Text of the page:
Very good answer Wendy. When there is a problem with an AAD it's not that simple to determine what has happened. There is so many factors contributing to a firing. Too many people react emotionally and are prompt to blame such and such company without knowing instead of trying to stay calm and get a well written technical report. I know that a complete report takes time for having had myself to do an expertise once in a case of a fatal accident. Expect also to never get a certitude about what happened. This is not only right for AADs but also right for airplane accidents. But there is a way to know more about what happened: The only company which provides an interface to customer to download figures and diagram altitude-time of the last 16 minutes recorded on an AAD is Vigil. When an AAD fires or anything "wrong" happens in the air, it is very interesting to see a diagram of what has happened. On the altitude-time chart, one can see dot of different colors for start of the dive, opening altitude and firing within fraction of a second including altitude. On a Vigil a red dot is the start of the dive, the yellow dot is the opening and the blue dot is the firing if any. The chart or diagram shown in the attachment illustrates an actual firing of a Vigil 1 at Perris Valley in 2005. The firing was due to a low pull, too many people above me at the separation (not an excuse ) (no. 17 on the Vigil web site). The firing occurred at 1099 ft (1100ft) since I was in an upward position while my main parachute was beginning to deploy. Therefore there was no differential pressure between chest and back equivalent to 260ft. This is why the Vigil 1 fired at that altitude (840 ft is the firing altitude when flat on your stomach) and in an upward position it is 840 ft + 260 ft = 1100 ft. The chart shows that if I had pulled a fraction of a second sooner, the firing would have been inhibited. The result : a beautiful biplane which I landed without any problem. The green curve is the altitude-time curve. The yellow curve is the speed-time curve. Even if the speed curve is referring to sudden changes of pressure, the AAD software does a sampling and rounds up the data to "decide" if the firing speed is met or not. This diagram was available using my software and interface provided by Vigil as an option. This diagram therefore wasn't done by Vigil. I got it from a computer. Protrack can also provide the same type of chart if using their software and interface. Since on Dropzone.com we are restricted at 200k picture, the picture in attachment was the best I could provide. Note: I am also using the capability of the Vigil interface and software for using the chart to determine how long it takes for my main to open. Sabre 2-170 340 ft (average on 10 jumps) Katana 170 600 ft (average on 10 jumps)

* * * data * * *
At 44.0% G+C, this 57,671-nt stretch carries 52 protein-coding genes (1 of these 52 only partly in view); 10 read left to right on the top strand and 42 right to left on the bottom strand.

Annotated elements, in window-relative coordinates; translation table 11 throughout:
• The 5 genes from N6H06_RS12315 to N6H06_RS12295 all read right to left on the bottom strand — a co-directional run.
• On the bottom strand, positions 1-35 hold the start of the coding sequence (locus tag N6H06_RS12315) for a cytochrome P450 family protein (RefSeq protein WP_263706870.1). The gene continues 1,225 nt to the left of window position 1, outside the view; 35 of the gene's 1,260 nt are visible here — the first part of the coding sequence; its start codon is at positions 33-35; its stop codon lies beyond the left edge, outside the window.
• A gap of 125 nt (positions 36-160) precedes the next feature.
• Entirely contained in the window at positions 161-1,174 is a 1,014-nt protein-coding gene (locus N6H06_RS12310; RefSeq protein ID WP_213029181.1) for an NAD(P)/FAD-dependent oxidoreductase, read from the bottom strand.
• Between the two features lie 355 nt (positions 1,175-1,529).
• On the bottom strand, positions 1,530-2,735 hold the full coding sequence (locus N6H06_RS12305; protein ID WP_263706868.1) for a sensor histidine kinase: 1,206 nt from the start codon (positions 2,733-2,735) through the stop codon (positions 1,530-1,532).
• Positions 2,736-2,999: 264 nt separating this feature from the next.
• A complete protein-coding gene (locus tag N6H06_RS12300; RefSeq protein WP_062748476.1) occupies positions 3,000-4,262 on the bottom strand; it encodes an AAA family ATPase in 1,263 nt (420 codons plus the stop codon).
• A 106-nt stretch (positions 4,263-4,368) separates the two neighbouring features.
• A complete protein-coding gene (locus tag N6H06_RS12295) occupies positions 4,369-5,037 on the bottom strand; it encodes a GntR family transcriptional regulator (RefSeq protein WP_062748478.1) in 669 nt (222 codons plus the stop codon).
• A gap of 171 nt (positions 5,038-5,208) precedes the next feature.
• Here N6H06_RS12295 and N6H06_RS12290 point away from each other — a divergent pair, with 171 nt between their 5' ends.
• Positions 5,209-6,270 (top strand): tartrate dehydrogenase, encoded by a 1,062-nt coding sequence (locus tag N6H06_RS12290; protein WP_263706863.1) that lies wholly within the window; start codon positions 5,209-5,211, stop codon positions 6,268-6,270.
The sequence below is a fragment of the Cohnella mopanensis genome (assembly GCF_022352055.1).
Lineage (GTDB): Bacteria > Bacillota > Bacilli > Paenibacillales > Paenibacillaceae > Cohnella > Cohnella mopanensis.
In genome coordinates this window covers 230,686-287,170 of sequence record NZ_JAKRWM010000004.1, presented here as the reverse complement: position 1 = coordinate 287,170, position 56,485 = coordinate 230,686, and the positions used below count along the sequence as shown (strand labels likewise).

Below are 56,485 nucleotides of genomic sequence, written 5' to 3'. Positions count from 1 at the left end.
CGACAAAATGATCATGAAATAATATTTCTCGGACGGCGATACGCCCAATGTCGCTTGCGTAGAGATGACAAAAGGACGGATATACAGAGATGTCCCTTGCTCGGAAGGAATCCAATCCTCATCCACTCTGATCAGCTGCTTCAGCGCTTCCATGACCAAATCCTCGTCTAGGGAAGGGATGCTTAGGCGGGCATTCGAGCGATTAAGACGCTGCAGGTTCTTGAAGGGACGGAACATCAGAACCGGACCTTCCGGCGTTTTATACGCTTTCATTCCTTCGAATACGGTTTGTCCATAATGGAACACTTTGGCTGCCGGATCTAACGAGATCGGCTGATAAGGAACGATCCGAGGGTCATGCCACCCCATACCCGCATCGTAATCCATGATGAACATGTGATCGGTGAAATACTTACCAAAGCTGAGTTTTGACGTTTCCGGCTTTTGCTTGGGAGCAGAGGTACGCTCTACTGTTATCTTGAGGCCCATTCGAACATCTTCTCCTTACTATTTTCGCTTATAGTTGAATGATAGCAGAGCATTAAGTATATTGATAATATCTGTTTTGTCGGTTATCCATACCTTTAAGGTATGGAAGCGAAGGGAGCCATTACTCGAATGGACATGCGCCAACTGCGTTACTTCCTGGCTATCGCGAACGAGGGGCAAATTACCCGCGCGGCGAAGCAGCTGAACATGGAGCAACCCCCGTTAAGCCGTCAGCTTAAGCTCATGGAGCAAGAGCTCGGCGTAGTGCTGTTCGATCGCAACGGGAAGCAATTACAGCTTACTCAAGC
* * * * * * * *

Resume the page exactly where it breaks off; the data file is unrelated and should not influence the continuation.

(This post was edited by erdnarob on Oct 21, 2010, 12:00 PM)